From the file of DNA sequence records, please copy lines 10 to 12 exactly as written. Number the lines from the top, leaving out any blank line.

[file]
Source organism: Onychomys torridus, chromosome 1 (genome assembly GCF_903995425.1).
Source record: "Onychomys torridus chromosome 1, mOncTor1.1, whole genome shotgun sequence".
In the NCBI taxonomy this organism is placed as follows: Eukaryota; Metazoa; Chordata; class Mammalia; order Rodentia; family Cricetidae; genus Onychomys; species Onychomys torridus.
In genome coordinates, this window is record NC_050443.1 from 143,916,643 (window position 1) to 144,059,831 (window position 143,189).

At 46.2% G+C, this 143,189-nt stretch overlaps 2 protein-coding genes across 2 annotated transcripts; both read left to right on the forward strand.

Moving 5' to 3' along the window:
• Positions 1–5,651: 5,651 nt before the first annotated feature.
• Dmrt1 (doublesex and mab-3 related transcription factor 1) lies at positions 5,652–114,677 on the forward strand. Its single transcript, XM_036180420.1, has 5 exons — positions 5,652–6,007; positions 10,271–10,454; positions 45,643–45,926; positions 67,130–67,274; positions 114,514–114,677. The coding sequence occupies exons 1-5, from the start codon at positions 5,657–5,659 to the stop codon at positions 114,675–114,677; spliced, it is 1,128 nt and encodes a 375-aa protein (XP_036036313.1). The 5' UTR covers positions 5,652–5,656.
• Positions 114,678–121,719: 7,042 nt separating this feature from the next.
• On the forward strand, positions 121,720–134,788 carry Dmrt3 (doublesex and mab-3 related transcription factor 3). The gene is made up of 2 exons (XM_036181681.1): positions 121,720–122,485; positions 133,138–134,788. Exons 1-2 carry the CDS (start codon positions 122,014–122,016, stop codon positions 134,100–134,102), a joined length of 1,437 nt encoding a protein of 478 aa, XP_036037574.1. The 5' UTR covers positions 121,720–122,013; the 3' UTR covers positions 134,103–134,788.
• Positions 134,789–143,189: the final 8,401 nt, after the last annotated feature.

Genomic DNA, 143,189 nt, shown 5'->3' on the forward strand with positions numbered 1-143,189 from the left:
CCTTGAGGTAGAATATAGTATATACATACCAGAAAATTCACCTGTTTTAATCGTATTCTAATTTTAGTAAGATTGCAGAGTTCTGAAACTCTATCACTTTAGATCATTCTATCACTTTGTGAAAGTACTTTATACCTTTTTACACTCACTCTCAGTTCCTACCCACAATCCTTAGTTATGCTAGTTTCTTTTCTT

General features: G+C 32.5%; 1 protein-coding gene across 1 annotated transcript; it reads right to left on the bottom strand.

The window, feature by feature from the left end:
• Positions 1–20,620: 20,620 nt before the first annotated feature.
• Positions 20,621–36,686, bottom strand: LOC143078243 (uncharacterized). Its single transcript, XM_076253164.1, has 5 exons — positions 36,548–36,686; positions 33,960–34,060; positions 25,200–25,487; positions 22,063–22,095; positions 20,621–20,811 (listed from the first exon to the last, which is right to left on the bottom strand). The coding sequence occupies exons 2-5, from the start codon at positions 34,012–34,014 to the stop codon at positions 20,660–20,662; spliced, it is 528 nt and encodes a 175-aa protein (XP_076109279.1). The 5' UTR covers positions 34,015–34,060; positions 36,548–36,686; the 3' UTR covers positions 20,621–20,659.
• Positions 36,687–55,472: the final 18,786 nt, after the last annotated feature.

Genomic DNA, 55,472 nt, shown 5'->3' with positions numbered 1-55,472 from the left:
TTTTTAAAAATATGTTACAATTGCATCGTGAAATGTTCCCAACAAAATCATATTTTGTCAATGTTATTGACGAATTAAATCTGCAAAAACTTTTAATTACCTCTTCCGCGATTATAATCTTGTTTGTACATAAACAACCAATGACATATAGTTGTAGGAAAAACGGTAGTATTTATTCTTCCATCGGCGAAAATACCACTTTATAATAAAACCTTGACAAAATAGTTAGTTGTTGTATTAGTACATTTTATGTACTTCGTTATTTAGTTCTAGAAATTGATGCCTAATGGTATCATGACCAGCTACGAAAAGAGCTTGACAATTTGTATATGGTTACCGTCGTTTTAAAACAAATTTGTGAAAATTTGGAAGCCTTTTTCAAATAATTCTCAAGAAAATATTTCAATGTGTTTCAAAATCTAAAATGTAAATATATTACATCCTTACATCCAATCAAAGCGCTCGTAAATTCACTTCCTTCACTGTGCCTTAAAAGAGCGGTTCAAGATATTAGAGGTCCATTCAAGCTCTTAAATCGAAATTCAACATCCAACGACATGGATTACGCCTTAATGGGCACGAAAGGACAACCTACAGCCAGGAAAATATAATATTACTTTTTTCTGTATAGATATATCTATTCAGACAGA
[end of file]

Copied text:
• On the forward strand, positions 121,720–134,788 carry Dmrt3 (doublesex and mab-3 related transcription factor 3). The gene is made up of 2 exons (XM_036181681.1): positions 121,720–122,485; positions 133,138–134,788. Exons 1-2 carry the CDS (start codon positions 122,014–122,016, stop codon positions 134,100–134,102), a joined length of 1,437 nt encoding a protein of 478 aa, XP_036037574.1. The 5' UTR covers positions 121,720–122,013; the 3' UTR covers positions 134,103–134,788.
• Positions 134,789–143,189: the final 8,401 nt, after the last annotated feature.

Genomic DNA, 143,189 nt, shown 5'->3' on the forward strand with positions numbered 1-143,189 from the left: